An indicator of compromise (IOC) can be defined as a piece of information that can be used to identify a potential compromise of the infrastructure: from a simple IP address to a set of tactics, techniques and procedures used by an attacker during a campaign. Although when we think about IOC in our mind are IP addresses or domain names, the concept is a wider one; based on its complexity and related to the granularity of data represented by them, we can face three kinds of indicators:
- Atomic indicators: those that can not be broken into smaller parts and retain their meaning in the context of an intrusion, as an IP address or a domain name.
- Computed indicators: those derived from data involved in an incident, such as a file hash.
- Behavioral indicators: those that, from the processing of the previous ones, allow an analyst to represent the behavior of a threat actor, its tactics, techniques and procedures (TTP).
TTP are linked to operational intelligence, while atomic and computed indicators are linked to tactical one, and in this group, with a short lifetime, is where most of the shared indicators are: more than a half of shared IOC in threat intelligence sharing platforms are as simple as hashes, IP addresses and DNS domains. The problem? The one we have been facing many years and that is perfectly shown in the “Pyramid of Pain”: it’s trivial for an attacker with basic capabilities to evade detection based on these kinds of indicators. In fact, the three most common shared indicators (hashes, IP addresses and domain names) are the easiest to evade, which limits its usefulness.
For an attacker, it’s trivial to modify a hash -from compilation to execution time-; to change an IP address used as a C2 or exfiltration server is also easy, as well as changing domain names, with minimum trouble. So a threat actor with basic capabilities can evade detection based on these kinds of indicators, as exposed in “The Pyramid of Pain”. But dealing with behavioral indicators, with TTP, to modify them is harder for an actor, so if we are able to detect these modus operandi, our success at detecting compromises will increase.
So, being atomic and computed indicators not the most useful, why are there the most used and shared ones? In my opinion, the answer is simple: they can be loaded automatically in security tools, so the provide immediate results. If we receive a tactical intelligence feed, for example a list of domain names, IP addresses and such indicators, we can load this feed in our perimeter appliances to detect activities linked to the indicators. We can query our SIEM to look for suspicious historical activities against these domains or addresses, and we can schedule that query to get noticed about such activities in near real-time. In summary, these indicators don’t need any human operation to be actionable. On the other hand, if shared information is linked to operational intelligence, to the actor’s TTP, these behaviors are usually described in a documental way or, at least, in a way harder to automate and to turn into actionable that atomic and computed IOC. Even a standard such as STIX, which allows TTP specification through its objects, is not immediate to turn into automated intelligence.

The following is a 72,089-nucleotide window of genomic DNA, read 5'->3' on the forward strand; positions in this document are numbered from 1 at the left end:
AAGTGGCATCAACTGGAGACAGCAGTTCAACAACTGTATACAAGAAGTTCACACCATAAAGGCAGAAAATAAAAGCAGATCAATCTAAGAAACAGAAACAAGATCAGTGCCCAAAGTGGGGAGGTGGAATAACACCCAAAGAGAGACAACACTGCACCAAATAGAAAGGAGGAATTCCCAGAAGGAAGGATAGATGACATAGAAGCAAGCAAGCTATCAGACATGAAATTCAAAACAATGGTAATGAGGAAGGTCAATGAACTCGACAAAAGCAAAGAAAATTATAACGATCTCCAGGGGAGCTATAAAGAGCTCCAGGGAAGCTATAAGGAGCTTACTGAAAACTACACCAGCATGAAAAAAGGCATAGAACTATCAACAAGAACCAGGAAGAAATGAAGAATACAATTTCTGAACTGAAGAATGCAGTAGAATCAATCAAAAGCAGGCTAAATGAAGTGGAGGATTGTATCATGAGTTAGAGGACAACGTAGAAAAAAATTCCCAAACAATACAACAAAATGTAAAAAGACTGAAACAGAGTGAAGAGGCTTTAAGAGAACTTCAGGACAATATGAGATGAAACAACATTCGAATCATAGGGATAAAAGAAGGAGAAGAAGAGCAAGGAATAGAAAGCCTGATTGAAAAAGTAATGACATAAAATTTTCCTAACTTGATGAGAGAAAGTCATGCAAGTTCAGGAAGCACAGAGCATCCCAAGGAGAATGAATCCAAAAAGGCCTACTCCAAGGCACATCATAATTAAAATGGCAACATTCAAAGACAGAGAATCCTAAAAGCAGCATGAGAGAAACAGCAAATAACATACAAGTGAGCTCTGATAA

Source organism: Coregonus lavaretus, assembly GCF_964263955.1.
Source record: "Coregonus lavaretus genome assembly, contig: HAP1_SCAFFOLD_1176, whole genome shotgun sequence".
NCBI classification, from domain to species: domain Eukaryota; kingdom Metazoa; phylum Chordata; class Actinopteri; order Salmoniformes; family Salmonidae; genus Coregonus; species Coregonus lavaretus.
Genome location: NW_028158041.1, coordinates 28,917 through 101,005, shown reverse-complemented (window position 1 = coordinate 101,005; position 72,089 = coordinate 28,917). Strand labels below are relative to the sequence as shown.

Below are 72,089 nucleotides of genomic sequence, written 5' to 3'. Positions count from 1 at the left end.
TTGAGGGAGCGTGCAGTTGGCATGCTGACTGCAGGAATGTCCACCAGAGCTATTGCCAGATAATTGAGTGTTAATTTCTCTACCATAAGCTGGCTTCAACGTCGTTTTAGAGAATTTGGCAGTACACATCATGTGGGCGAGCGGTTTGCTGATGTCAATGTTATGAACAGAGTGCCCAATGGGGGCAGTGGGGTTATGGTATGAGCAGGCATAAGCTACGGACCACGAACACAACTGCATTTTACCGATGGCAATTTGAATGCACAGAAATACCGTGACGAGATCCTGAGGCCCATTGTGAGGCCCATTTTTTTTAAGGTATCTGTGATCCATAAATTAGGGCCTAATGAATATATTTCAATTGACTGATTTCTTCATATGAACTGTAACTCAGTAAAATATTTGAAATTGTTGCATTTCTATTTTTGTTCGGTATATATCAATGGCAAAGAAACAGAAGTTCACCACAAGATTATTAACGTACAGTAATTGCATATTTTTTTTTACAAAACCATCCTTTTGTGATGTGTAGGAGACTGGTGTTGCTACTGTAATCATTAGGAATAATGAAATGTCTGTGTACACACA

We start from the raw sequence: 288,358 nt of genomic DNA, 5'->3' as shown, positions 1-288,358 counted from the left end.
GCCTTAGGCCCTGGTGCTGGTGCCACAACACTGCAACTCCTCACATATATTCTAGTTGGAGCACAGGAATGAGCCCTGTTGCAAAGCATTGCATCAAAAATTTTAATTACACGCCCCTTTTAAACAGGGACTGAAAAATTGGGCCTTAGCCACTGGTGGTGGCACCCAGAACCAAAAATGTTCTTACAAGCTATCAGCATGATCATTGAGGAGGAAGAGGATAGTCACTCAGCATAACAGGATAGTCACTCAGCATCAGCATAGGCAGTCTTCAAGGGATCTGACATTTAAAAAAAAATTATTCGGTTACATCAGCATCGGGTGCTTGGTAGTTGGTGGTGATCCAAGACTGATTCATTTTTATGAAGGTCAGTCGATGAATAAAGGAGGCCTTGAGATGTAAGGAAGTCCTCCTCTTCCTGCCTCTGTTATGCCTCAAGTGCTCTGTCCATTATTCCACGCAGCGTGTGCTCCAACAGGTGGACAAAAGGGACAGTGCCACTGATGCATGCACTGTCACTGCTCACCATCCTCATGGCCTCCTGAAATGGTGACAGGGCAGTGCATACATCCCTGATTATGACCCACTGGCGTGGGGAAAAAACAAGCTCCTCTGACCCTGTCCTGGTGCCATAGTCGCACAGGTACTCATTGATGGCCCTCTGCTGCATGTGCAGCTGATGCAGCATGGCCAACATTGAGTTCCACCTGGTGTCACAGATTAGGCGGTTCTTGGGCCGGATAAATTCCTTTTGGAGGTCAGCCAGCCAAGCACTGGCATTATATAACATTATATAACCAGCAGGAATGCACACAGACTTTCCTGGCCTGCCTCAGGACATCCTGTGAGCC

So, which is the situation? Most of shared intelligence is easily evaded by an attacker and has a short lifetime, so it’s not the most useful one. On the other hand, operational intelligence, most useful and with a with a longer lifetime, linked to behavioral indicators, is barely shared, perhaps because it requires a manual treatment. If we want to “cause pain” to the attacker we must focus our IOC in its TTP, no in its low-level indicators.
To identify TTP in many cases it’s mandatory to establish relationships between security events; these relationships are usually temporal ones, but they can also be linked to dependencies between activities, for example. To detect them in an automatic way we need at least two elements; the first one is an acquisition and processing capability where actions are registered, not only linked to alerts (misuses or anomalies) but also to normal activities in the infrastructure. This capability is usually the SIEM, where all useful security information is centralized, from endpoints to network events.
Once information is gathered and processed, we need an automatic analysis capability: something to query the SIEM and extract TTP (by establishing relations); in this point, different providers use different approaches. While Microsoft has defined KQL, Kusto Query Language, Elastic also provides rules to hunt. But these approaches work only on Microsoft or Elastic ecosystems, so they can’t be used “as is” outside them, which prevents an effective information sharing scheme. SIGMA rules try to provide a generic, independent approach, and maybe it can become a used standard in short term; it’s an excellent initiative that provides a common language for well-known SIEM platforms. But even SIGMA doesn’t natively allow the specification of specific TTP known to be used by advanced threats, so it should be improved or complemented with post processing capabilities, to open the scope of its detection capabilities.
In summary, we share the easiest to use intelligence, but not the better one; to detect advanced threats’ activities we must share more valuable intelligence, and to achieve this we need that this intelligence can be automatically processed in every suitable environment, as an standard. Until we don’t achieve this goal, we will be focusing in the less valuable indicators, those that can be easily evaded by threat actors. But those indicators are also valuable, and we must continue sharing them as we have been doing: they are not the best ones, but they also provide value to our detection capabilities. We “only” have to expand our capabilities, not to discard the current ones and to implement something completely new.